Paleo workout supplements were always going to happen, but are they really a substitute for guilty pleasure, sweetener-laden whey powder?
Rootz is betting that there’s a market for folks wary of the industrialized dairy machine, which is why they’ve come out with their Post-Workout Paleo Protein-Superfood.
Right now their only flavor is Chocolate Banana Nut, and its primary protein sources are egg white, sacha inchi nut, and hemp.
Rootz has clearly gone out of their way to produce protein that comes from a variety of sources and has a complete amino acid profile, but they didn’t stop there. The ingredient list also includes chia, flax, maca root, açai, goji berries, blueberries, royal jelly, and even a “green detox blend” that includes spirulina, kale, and spinach.
What We Liked
What I liked about the product is that it’s very nutrient dense. (Did I mention it contains broccoli, too?) And for something that contains this many not-especially-tasty vegetables, it doesn’t have the sticky, soil-like taste of your typical greens powder. For a protein powder that in some respects doubles a multi-vitamin, the final product came out pretty well.
It’s also surprisingly low in fat and carbs for something that contains this many seeds and plants. One serve delivers 15 grams of protein, 5 grams of carbs and 2 grams of fat. This is a little unusual for a post-workout protein powder, which typically contain at least a 1:1 ratio of protein to carbs, but that can be remedied pretty easily by blending it with a banana even some glucose. (Or you can just eat the banana, which would be even easier.)
What We Didn’t Like
If you’re familiar with sacha inchi, a South American nut that’s relatively popular among both vegans and ketosis fans, you know that the flavor can be a little overwhelming. In this case, there’s not a ton of flavor beyond the sacha inchi, the “nut” in “chocolate banana nut.”
In the end, the taste is a little similar to defatted peanut butter without the sugar: it’s earthy and a little bitter, two elements that are amplified by the hint of cocoa. When mixed with almond milk (as the packaging suggests), the sweetness is definitely kicked up a notch and the shake becomes quite pleasant, particularly for those of us who want alternatives to the sickly sweet flavorings of most whey powders. But for many folks, the flavor might be a con if they’re only able to mix it with water: such a plain shake is pretty bitter. Then again, Paleo practitioners might appreciate the honesty of an earthy, unsweetened protein powder.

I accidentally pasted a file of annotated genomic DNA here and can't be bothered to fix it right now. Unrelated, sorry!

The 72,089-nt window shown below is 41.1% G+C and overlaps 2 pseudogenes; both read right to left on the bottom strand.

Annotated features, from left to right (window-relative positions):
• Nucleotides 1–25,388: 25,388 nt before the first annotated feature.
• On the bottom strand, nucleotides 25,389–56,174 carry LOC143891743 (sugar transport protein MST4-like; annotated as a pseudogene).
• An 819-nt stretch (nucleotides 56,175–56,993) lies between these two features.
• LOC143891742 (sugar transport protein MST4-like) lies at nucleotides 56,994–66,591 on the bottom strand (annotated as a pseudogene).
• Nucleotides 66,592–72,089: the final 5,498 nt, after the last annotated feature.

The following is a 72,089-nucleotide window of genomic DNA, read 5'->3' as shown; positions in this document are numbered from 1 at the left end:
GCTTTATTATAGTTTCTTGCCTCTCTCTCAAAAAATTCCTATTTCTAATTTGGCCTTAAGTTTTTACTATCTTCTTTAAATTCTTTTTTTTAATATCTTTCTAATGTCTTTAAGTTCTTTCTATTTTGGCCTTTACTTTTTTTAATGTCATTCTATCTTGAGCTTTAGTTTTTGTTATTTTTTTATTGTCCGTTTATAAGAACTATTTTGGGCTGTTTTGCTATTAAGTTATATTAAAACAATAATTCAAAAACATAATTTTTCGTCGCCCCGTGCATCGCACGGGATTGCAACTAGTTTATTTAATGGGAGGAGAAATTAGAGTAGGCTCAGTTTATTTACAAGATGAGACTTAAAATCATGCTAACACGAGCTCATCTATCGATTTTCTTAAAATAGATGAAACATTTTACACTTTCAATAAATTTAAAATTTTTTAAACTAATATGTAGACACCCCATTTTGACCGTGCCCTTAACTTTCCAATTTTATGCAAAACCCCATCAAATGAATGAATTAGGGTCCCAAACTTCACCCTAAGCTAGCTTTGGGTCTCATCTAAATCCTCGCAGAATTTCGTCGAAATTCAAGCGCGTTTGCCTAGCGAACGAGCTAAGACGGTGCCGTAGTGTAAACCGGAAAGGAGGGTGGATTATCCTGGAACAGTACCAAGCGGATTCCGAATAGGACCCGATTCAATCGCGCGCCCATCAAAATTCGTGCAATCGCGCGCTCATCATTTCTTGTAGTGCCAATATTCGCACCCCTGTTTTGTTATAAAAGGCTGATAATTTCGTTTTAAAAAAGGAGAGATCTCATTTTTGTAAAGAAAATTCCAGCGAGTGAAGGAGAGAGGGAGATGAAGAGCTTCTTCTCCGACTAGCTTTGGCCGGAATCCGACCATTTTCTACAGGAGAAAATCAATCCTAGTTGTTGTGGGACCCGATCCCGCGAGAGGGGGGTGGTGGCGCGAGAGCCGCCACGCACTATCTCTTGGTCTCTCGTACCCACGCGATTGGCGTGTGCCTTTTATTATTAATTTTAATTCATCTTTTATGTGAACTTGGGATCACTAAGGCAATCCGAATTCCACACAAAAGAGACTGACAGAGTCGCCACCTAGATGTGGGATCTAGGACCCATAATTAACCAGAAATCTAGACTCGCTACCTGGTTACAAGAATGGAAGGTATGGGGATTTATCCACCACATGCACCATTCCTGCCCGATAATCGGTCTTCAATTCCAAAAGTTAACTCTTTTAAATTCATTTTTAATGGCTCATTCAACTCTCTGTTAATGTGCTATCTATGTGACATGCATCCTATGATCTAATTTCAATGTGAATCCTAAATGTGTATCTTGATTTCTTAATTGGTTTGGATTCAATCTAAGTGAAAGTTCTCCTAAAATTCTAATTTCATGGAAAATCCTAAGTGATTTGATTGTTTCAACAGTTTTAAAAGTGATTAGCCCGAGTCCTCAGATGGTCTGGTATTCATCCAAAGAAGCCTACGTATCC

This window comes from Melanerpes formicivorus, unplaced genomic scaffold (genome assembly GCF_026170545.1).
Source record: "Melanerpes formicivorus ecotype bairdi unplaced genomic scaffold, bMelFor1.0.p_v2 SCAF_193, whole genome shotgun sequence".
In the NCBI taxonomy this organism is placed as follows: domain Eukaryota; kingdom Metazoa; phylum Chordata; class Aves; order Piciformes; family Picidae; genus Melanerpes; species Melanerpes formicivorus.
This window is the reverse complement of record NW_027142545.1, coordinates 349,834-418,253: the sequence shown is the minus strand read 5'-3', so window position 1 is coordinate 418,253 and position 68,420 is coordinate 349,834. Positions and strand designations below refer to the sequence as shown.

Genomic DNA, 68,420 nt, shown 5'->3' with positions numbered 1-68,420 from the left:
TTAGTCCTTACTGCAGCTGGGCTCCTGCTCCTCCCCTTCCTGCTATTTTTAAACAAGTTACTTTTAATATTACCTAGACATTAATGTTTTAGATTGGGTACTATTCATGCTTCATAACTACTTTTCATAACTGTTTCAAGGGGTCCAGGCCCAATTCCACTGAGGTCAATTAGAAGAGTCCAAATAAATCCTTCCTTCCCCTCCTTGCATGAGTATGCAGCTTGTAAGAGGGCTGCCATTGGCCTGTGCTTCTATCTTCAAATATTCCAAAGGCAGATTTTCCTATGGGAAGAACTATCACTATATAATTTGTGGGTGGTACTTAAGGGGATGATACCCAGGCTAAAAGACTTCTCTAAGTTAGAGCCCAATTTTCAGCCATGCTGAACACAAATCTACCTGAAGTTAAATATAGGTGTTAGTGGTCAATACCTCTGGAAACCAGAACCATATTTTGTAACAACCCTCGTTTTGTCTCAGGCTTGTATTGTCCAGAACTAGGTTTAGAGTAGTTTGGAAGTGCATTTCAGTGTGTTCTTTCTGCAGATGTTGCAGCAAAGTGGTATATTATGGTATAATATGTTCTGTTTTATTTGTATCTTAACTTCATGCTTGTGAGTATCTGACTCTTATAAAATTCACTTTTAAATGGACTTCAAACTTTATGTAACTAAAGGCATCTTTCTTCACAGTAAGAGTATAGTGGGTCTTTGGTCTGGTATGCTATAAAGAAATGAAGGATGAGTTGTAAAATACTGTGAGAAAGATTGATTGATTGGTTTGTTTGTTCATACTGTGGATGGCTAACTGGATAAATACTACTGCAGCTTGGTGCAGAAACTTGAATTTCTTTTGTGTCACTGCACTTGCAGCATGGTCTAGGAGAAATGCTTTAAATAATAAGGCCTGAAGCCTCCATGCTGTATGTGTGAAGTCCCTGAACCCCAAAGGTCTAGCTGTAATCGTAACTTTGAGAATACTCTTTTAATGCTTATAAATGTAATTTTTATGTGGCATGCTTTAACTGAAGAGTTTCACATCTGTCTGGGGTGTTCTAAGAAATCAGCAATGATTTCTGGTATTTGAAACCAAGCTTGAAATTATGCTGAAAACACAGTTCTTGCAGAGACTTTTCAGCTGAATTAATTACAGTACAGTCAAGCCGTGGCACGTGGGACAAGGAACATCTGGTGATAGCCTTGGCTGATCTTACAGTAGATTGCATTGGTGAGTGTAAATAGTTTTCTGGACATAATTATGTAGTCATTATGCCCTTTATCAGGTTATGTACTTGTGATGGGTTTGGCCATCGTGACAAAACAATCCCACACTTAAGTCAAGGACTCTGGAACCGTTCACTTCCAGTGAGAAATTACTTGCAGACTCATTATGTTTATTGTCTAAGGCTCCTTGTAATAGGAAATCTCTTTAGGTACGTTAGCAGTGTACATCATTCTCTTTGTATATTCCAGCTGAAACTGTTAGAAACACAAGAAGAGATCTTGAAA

Finally, the price — as expected — is pretty high at $54.99 for twenty servings of eighteen grams of protein (15 cents per gram of protein). Compare that with PaleoPro’s beef-and-egg protein powder at $39.99 for fifteen servings of twenty-four grams of protein (11 cents per gram) and Optimum Nutrition’s Gold Standard Whey, at about $55.99 for seventy-three servings of twenty-four grams of protein (3 cents per gram).
Of course, neither of those products include broccoli and royal jelly.
In the very, very, very crowded marketplace of protein powders, it’s nice to see a brand that doesn’t even try to fit in. With the earthy, nutty taste and the truckload of vegetables and seeds, it stands out as a viable alternative for people who want something “back to basics” that also contains twenty-three all-natural ingredients.
It’s true that the taste initially hit me as a con: if you can only mix it with water, it’s a tough pill to swallow. But then I realized that there are very few protein supplements that are low in both carbs and sweeteners, and having the option of a shake that’s nutty instead of saccharine is a welcome change when mixed the right way. This goes double for Paleo peeps, who are typically low on sweet teeth and like to discover new variations on savory.
If you can afford it, and if you’d like a source of protein, greens and seeds that requires practically no preparation, Rootz Paleo Protein Superfood is worth checking out.